Even before the pandemic, the annual shareholder meeting had come under scrutiny, with critics arguing the meetings were outdated and often attended by just a few shareholders.

Cliff Weight, a director of ShareSoc, a shareholder organisation, said the introduction of a so-called hybrid approach — with both a physical and virtual element — was “a huge step forward” during the pandemic, with many more people attending AGMs and pre-AGM webinars than in the past.



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Wall Street stocks waver as traders weigh stimulus progress

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Wall Street’s main stock indices wavered within a tight range on Monday, steadying after large swings last week, as traders weighed the Senate’s passage of Joe Biden’s $1.9tn stimulus bill.

The blue-chip S&P 500 index gained 0.6 per cent at lunchtime in New York while the Nasdaq Composite slipped 0.2 per cent, following a turbulent spell of trading that pushed the tech-focused index down 2 per cent last week.

The recent market volatility has come as rising expectations for economic growth and inflation have sparked a sharp sell-off in US government debt. The selling continued on Monday, with the yield on the benchmark 10-year Treasury rising 0.05 percentage points to 1.6 per cent — close to its highest level in a year after starting 2021 near 0.9 per cent.

Higher borrowing costs are typically considered to be bearish for expensive portions of the equity market because they reduce the value of future cash flows. This has had a particularly sharp effect on the biggest gainers since the trough last March as many now trade at elevated levels compared with their earnings and revenues expectations.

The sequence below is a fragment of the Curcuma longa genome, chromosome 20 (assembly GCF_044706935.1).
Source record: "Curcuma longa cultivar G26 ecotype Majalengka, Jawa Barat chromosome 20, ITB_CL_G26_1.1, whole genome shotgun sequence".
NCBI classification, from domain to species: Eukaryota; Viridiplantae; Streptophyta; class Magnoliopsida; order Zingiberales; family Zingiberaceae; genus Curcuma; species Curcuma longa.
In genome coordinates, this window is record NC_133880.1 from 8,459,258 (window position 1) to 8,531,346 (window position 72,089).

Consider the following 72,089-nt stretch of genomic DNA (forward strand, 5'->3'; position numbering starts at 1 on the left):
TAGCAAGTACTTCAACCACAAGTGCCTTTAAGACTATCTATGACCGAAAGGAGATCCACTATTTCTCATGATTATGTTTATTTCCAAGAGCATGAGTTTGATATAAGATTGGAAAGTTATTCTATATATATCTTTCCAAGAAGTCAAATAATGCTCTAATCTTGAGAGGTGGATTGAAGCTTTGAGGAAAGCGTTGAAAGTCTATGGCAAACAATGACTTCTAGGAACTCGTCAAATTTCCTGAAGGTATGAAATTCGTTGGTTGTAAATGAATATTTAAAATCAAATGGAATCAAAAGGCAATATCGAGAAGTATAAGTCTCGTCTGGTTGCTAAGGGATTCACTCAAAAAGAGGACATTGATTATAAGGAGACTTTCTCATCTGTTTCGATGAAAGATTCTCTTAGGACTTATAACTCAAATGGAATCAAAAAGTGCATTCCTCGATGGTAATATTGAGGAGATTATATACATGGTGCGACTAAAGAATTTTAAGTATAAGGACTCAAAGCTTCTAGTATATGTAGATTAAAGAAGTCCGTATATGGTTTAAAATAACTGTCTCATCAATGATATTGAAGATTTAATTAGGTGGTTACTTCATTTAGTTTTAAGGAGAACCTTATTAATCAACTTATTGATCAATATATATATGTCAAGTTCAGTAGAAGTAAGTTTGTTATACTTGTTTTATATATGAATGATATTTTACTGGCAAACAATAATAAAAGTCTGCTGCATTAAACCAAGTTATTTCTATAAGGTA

Monday’s bond market decline comes after the Senate at the weekend passed the US president’s huge stimulus package, which includes $1,400 payments to many Americans. The measures put through by the upper chamber represented slightly more than 8 per cent of US economic output, according to Goldman Sachs.

“If it does make it through the House relatively unscathed then you may see another round of US growth upgrades and probably more concerns about yields and inflation,” said Jim Reid, research strategist at Deutsche Bank. “The battle royale will continue.”

In Europe, the region-wide Stoxx 600 index closed up 2.1 per cent, London’s FTSE 100 added 1.3 per cent and Frankfurt’s Xetra Dax climbed 3.3 per cent to a record high. But in China stocks tumbled, pushing the CSI 300 into “correction” territory after the index of Shanghai and Shenzhen-listed shares closed down 3.5 per cent. Hong Kong’s Hang Seng sank 1.9 per cent.

Closely watched data from the European Central Bank showed it had added €11.9bn of bonds to its holdings under the pandemic emergency purchase programme in the week to last Wednesday — down from €12bn the previous week and below the €18.1bn weekly average since the programme started last March.